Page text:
So what do you do if you are faced with this problem? Well, this is what good leaders would do for this or similar problems. First, they do their best to understand the original goals of the program. Then they seek to understand why the original project didn’t meet those goals. Armed with that information they can then start to find ways to either fill in the gaps themselves, or find someone else to fill in the gaps for them.

That’s what was done when the MCM program was handed over to MSL. That’s what needs to happen here, too.

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  • Ayman El-Ghazali

    I try to abstain from commenting on blogs over the weekend but I needed a place to rant. My wife would not understand my ranting so I’m giving it a shot here 🙂

    So basically, I’m in your boat a few years ago. Reading the MCM books, watching the videos, attending training, I have my own lab and blogged about it for others to create one like it, and I’ve saved money to go to training for the MCM Program. I’m just not ready for the exam yet. I need until October 2014 to be ready for the lab, I’m thinking I could do the written exam 6 months before. Alas, October 2013 (less than one month) is the cut off date. I didn’t see any big announcement. I have an MCSE, so I’m part of the MCP program I didn’t get an email through there. I’m an MCT, I get heads up on courses, certifications, etc but didn’t get an email through there. It kind of sucks.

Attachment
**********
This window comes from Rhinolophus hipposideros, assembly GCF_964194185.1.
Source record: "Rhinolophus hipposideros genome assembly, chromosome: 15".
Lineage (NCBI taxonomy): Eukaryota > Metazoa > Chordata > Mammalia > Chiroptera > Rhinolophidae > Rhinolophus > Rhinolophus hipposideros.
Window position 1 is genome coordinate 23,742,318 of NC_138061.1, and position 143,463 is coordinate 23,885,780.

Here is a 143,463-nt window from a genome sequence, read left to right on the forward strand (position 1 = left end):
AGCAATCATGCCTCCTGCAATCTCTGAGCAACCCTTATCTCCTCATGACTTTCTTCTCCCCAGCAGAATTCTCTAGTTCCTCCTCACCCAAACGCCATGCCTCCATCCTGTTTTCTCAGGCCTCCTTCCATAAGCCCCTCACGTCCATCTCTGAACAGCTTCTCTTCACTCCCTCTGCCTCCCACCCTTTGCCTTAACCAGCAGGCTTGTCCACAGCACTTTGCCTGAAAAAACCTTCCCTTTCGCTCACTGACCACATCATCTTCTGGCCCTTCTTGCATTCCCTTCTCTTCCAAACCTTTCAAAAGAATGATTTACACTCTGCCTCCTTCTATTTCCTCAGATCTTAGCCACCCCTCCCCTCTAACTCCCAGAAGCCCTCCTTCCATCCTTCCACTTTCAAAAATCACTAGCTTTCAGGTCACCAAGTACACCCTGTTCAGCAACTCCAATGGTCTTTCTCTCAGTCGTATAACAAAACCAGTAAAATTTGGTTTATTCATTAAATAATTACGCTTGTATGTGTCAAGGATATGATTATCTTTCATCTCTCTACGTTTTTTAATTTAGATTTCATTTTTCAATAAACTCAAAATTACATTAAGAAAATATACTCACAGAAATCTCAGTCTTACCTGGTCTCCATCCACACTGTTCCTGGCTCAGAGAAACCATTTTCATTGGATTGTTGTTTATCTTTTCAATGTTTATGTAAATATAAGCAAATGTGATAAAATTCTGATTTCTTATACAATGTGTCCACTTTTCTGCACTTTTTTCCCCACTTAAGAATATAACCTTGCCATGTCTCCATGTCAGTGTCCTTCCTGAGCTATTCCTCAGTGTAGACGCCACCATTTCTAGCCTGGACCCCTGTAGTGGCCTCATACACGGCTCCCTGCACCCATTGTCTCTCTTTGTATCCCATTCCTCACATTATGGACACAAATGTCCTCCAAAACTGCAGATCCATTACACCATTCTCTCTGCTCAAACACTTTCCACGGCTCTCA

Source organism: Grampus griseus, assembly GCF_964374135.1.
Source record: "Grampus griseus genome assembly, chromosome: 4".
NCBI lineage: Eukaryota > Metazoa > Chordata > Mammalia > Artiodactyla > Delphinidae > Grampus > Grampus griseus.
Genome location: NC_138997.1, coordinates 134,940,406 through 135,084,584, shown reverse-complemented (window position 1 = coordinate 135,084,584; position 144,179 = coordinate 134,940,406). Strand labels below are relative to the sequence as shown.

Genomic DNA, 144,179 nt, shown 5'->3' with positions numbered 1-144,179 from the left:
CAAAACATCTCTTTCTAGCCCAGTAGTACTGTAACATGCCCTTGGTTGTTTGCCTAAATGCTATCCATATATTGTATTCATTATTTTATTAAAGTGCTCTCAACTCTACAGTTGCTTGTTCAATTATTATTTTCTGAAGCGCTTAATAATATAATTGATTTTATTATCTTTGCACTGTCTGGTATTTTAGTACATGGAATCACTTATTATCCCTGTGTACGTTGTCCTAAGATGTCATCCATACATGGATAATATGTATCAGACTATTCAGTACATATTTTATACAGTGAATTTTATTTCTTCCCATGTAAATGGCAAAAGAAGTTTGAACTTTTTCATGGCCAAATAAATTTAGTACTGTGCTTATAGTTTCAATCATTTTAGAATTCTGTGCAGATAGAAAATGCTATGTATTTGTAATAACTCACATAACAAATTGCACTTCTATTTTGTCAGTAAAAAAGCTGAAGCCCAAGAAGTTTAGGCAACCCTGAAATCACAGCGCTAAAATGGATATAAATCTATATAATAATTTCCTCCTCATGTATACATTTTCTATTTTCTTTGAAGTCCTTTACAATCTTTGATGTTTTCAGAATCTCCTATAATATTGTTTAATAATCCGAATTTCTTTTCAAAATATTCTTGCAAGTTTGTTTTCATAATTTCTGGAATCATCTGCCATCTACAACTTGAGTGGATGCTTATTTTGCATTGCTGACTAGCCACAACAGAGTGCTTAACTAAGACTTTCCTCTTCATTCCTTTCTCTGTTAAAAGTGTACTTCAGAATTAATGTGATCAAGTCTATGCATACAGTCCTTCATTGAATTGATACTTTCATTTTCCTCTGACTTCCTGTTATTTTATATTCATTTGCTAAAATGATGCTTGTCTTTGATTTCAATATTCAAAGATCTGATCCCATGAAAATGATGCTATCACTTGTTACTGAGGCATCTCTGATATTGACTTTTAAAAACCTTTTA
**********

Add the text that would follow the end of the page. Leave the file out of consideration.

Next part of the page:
Not sure if my complaints on here can carry over to the program or even make a difference but I wish they would only cancel the training program. Or better yet, cancel that and the lab exam. Just have the written exam which would be easy to keep the cost down for. They could even rename the cert so it’s not at the same level as the MCM; maybe something like MCSE Level 2 or MCSS (Microsoft Certified Solutions Scholar) or something else. I want to differentiate myself from others in the field. I want to be challenged. I want to show that I’ve spent time, money, and effort to get my skills up to the level of the best professionals. How can I do that now? The MSCE exams were easier than the MCSA exams. I mean it is so darn frustrating not to have some sort of compromise instead of scrapping everything. There are brain dumps out there and people that pass based on that; I’ve interviewed plenty of people like that. I don’t want to be in that bucket. When I was in high school, I took the International Baccalaureate (IB) program because I wanted to get into a good school and differentiate myself from all other high school graduates through a unique and tough academic program.